You suffered ,treated badly and blamed for nothing wrong you have done .
    Now you will be an excellent person to understand people feelings, dignity and respect in addition to their disease and people will love you more.
    See how God allowed this suffering to teach you how to be a good nurse and a caring loving person.


  8. It will not cost us any thing if We look at others with smile and good tone of voice but it may make life stress easier for them .


  9. All patients especially ED victims need better care and support.


  10. I can not believe nurses were harsh with you .
    You are an angel, how dare they
    This will help you to feel patient pain more than any other nurse who never experienced this.


  11. How the person supposed to show care and sympathy turn into monster.
    I think these kind of nurses should not be working in our country.

    Sandra D

  12. As you may recall I went through many treatment programs before my complete recovery. I hope I forget and forgive those nurses and doctors who treated me without respect and who were harsh and callous. I will not forget those who were pleasant and nice.
    I am sure Marina you will forgive them and you will learn from this experience how to feel others 'feelings and support them.
    I am sure God put you into this suffering for same good reasons.


    Recovered ED for 7 years without relapse

  13. People who matter never judge ,always respect and support.
    Smile does not cost any thing but make a big difference.


  14. I heard lots about how hospital staff treat clients harshly and I am wondering when this will stop.
    I am sure you will set an example of how clients and families should be treated.


  15. I appreciate your kindness and support to patient.
    You really a good nurse.


  16. Some people including nurse never felt the impact of soft words and nice smile and unfortunately some of them graduate from medicine or nursing schools.


  17. For this reason many people do not like go to Hospital .


  18. Your compassion is more than a GEM


  19. This post tells us how Marina is (caring,loving,supportive and understanding for human being need of respect and love)
    We love you Marina

    Mays and Iraqi community

  20. Hi my friend
    I read this post and I am amazed how great a person you are.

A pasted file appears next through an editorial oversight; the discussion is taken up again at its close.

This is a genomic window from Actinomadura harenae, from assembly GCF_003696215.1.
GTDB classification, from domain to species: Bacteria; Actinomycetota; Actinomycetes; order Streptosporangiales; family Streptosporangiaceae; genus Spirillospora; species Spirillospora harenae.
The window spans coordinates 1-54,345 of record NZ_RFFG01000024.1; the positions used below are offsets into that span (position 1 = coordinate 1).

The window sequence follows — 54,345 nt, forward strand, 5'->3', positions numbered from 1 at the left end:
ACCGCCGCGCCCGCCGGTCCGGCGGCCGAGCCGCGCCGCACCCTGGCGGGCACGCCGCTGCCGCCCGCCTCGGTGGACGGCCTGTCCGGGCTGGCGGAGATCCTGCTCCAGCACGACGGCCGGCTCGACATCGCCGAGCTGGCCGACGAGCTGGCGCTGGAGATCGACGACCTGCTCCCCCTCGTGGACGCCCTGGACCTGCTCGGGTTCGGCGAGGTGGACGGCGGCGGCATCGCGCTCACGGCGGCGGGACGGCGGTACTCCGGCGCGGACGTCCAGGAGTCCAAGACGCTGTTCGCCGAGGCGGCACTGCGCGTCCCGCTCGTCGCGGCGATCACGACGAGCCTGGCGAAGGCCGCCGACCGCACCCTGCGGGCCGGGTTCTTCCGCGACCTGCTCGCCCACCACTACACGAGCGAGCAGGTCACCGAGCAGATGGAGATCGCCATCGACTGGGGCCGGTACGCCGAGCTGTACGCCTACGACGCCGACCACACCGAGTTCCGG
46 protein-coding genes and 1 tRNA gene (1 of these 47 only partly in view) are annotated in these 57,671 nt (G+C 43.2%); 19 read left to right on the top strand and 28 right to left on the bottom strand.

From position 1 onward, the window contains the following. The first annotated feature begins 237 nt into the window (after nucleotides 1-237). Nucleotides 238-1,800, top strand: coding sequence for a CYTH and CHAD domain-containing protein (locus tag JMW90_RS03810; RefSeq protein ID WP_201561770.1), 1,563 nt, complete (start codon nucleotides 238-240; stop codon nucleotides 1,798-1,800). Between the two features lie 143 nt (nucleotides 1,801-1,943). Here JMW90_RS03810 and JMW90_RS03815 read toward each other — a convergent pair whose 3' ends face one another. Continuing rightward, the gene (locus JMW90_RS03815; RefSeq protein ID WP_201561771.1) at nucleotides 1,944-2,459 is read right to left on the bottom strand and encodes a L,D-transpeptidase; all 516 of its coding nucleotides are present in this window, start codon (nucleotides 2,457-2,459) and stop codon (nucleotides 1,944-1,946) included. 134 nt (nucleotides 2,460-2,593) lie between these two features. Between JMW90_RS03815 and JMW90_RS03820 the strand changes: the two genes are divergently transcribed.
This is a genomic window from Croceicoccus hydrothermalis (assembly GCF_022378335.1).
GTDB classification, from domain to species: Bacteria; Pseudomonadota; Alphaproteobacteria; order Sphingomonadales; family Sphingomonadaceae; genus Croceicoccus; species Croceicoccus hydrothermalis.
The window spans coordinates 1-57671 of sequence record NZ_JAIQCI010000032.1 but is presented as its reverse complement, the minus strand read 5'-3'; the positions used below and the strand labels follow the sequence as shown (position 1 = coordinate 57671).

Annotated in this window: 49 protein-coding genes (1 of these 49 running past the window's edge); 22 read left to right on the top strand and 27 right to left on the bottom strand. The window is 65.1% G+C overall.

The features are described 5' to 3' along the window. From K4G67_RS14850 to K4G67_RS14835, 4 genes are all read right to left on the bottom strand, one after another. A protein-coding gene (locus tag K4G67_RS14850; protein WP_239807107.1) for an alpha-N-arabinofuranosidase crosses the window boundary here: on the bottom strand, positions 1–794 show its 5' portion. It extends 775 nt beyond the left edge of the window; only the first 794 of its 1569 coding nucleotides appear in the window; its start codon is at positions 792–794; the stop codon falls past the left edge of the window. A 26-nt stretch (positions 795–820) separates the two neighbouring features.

You care about others and I hope others treat you with care and respect too.
    I am trying to continue reading all previous posts.



  21. Now Razan a head of me reading this wonderful blog.
    I would like to command Marina for putting much emphasis on people's feeling and dignity as well as physical illness.


  22. Thank you for this caring post.


  23. I appreciate this blog.


  24. Thank you for this post, Marina. That's what makes us so special. We have seen both ends (being patient and nurse), thus know to listen to patients and be compassionate. We are better nurses because of our experiences. You are amazing and I'm so proud of you!
    What is the name of the article in your post? I'm going to search it on my school database, since I don't have a McMaster account. Thanks!


    1. Cat, your words are so kind! I am very thankful for your wise and true words. They mean a lot to me. I have edited the blog to include the title and authors of the article so that you can search for it without having a libaccess account!

    2. Let iterate what Cat has said.
      As a medical student I saw both sides. Mostly We are lucky having excellent caring nurses and doctors .Only very rarely We see some of us as harsh and tough and disrespectful to those who are ill and just wanting more listening.
      This is a learning experience for me to be same as caring and supportive to my clients as Marina and Cat among others.

      Med student

    3. You're welcome, Marina. It amazes me how much good you've done. You're an inspiration for all battling an eating disorder. Keep it up, hun. Thank you for article info.
      Penny, I'm glad this was insightful for you. As a healthcare professional, I always remember that I'm treating and caring for the person first.


  25. A caring nurse makes a big difference and leaves long term impression on patients and their loved ones.


  26. I sweer you will be the best nurse.
    Sorry you treated harshly by harsh people nurses or doctors or clerks can be harsh .I have same bad expereice when my mom was sick.


  27. I am sure the roughness of you own experience will make you a compassionate caring person and you are .


  28. I experienced this more with doctors than nurses. Thank you for caring about patients dignity.


  29. This attitude from doctors and nurses would not be tolerated .
    We need to clone Marina .


  30. You matter and you care and respect your readers and We really hoping We can clone you.


  31. Wonderful post stands for sick people vising doctors. When this comes from a nurse it means a lot.


  32. I will not expect nurses to be as caring and knowledgeable as you.
    I hope your experience with harsh nurses and this post and blog motive nurses and doctors to treat people with dignity.


  33. I heard this from many of friends who had been to hospitals.
    My heart with you and every body who has to be in similar situation.
    The positive side We have many many good people like you Marina


  34. Having one good person can make a differnce .
    We are sure you are the one who can make a differnce in showing care and smile.


  35. I look at positive and I hope We have more and more of Marina's style of nursing.


  36. Every time I read this blog I feel amazed,hopful and optimistic and wonder how could be your success in complete recovery and maintaing your school.


  37. Caring person like you make a big difference.
    Rude people go to hell


  38. This is excellent discussion led by caring author.


  39. You matter and so you do not judge.
    Well done.